Refinishing Woodwork in 1929 Home

Reply

  #1  
Old 03-24-05, 07:10 AM
H
Member
Thread Starter
Join Date: Feb 2005
Location: Strongsville, Ohio
Posts: 57
Received 0 Votes on 0 Posts
Refinishing Woodwork in 1929 Home

Hi,

I've started a project in the city of Akron, Ohio. It's in a home built in 1929 and a good portion of the trim around the windows, doors, and baseboards has been painted with at least one coat of paint. The homeowner wants to restore the woodwork to it's original condition. The stain used is a dark walnut. I must say that the wood that's been stripped to this point is beautiful. I'm looking for suggestions to aid in the refinishing process... stripper to use, either chemical or mechanical, tools and accessories that will assist, sanding in tight corners and irregular shapes, and other good things like that. I did use a chemical stripper that works in 15 minutes. I could only apply so much to the vertical surfaces, otherwise the goop started to drip off. It only removed one coat of paint per application.

Any ideas or recommendations will be appreciated.

Respectfully,

Handy Matt
 
Sponsored Links
  #2  
Old 03-24-05, 04:43 PM
K
Member
Join Date: Jan 2005
Location: Atlanta, Georgia
Posts: 295
Received 0 Votes on 0 Posts
Peel-Away is your friend

Having done the same thing, I have to say that the BEST product/device is the Peel-Away line of strippers. It's a frosting consistency and will take off multiple layers--but it is slow. It comes with a paper backed top layer that has many advantages, chiefly, less mess and all the old (likely lead) paint is contained therein. It also helps the stripper penetrate. I think the product for old trim is Peel-Away 7-but you might want to check their website (no idea what the address is).

To get paint from the recesses, unless you have a machinist friend who will make you specially shaped tools, Lee Valley Hardware carries a set of stripping tools and another set of dental tools. The stripping tools come in a variety of shapes to get the paint out, and the dental tools are great for small areas. Lee Valley also carries some specialty sanding blocks for recessed trim that work pretty well, although for most trim a foam sanding block (the reusable ones) work almost as well.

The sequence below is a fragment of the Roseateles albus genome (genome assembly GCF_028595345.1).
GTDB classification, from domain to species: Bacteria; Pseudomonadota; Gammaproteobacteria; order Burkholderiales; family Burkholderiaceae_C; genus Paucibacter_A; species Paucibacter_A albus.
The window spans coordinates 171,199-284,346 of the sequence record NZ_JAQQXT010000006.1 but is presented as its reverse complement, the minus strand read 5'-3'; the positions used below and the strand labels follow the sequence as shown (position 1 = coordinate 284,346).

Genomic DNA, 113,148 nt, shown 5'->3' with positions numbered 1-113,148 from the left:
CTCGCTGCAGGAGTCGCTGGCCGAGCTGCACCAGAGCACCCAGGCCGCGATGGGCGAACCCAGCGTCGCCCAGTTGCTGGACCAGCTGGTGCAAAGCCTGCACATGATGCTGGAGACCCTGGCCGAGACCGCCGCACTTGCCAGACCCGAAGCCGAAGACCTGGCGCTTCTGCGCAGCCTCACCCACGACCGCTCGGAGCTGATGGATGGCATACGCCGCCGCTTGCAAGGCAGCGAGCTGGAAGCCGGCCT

#3  
Old 03-25-05, 09:37 AM
E
ennovy88
Visiting Guest
Posts: n/a
I agree with Kimeyers..........peel away is definitely the way to go..I stripped the banisters and posts in my home (built in 1927), which have detailed trim, ornate finial and recessed molding as well... ...so u can imagine the many paint layers....I used peel away and a 5 in 1 tool which I purchased from Home Depot and the tool is actually called the 5 in 1...which aids in working in crevices and tight spots....good luck.
 
  #4  
Old 03-25-05, 04:56 PM
H
Member
Thread Starter
Join Date: Feb 2005
Location: Strongsville, Ohio
Posts: 57
Received 0 Votes on 0 Posts
Thank you for the feedback. I'll check into those items and see what I can come up with. I live about one mile from a Home Depot, which makes it convenient.

Handy Matt
 
  #5  
Old 03-25-05, 08:06 PM
K
Member
Join Date: Jan 2005
Location: Atlanta, Georgia
Posts: 295
Received 0 Votes on 0 Posts
Matt,
You will not find Peel Away at the Depot. Find the website, and either order on-line, or find a local distributor.
 
  #6  
Old 03-26-05, 08:36 PM
H
Member
Thread Starter
Join Date: Feb 2005
Location: Strongsville, Ohio
Posts: 57
Received 0 Votes on 0 Posts
I contacted Peel Away through their web site and got a quick response. I was told they distribute their product through Sherwin-Williams. There are several of those close by. I won't be going there tomorrow, because it's Easter, but I will be stopping by on Monday. Thank you.

Handy Matt
 
  #7  
Old 03-31-05, 06:11 PM
H
Member
Thread Starter
Join Date: Feb 2005
Location: Strongsville, Ohio
Posts: 57
Received 0 Votes on 0 Posts
Refinishing Update

I had a chance to learn more about the refinishing process. I went looking for Peel Away at Sherwin-Williams. I found 'Peel Away 1' and thought I'd be able to use that for my project. After reading the fine print on the container I found out that this product could darken hardwoods and it was recommended to use 'Peel Away 7'. I went back to Sherwin-Williams and asked for 'Peel Away 7'. As I was discussing my situation with the sales clerk he told me about another product, Ready-Strip by Back to Nature Products. After asking about the pricing and looking at the descriptions on the product containers I ended up purchasing Ready-Strip.

'Peel Away 1' cost about $27 per 1.25 gallons. 'Peel Away 7' cost about $60 per gallon. And Ready-Strip cost $25 per gallon.

I used Ready-Strip and it worked well. It was very thick and applied easily with a brush. It clung to the vertical surfaces nicely, with running of the product in only a few spots. I put the product on rather thickly at first, and then a little thinner later. I should have stayed with the thick application. It removed more paint. I waited almost 24 hours to scrape off the paint and it came off nicely and, overall, cleanly. Ready-Strip is environmentally friendly and didn't have the strong odor of other removers I've tried.

Handy Matt
 
  #8  
Old 07-06-05, 11:55 AM
E
Member
Join Date: May 2005
Location: Dallas, TX
Posts: 28
Received 0 Votes on 0 Posts
Follow-up question

Did the Ready-Strip handle the dust (and potential lead exposure) like the others suggested that Peel-Away would?
 
Reply

Posting Rules
You may not post new threads
You may not post replies
You may not post attachments
You may not edit your posts

BB code is On
Smilies are On
[IMG] code is On
HTML code is Off
Trackbacks are Off
Pingbacks are Off
Refbacks are Off


Thread Tools
Search this Thread
 
Ask a Question
Question Title:
Description:
Your question will be posted in: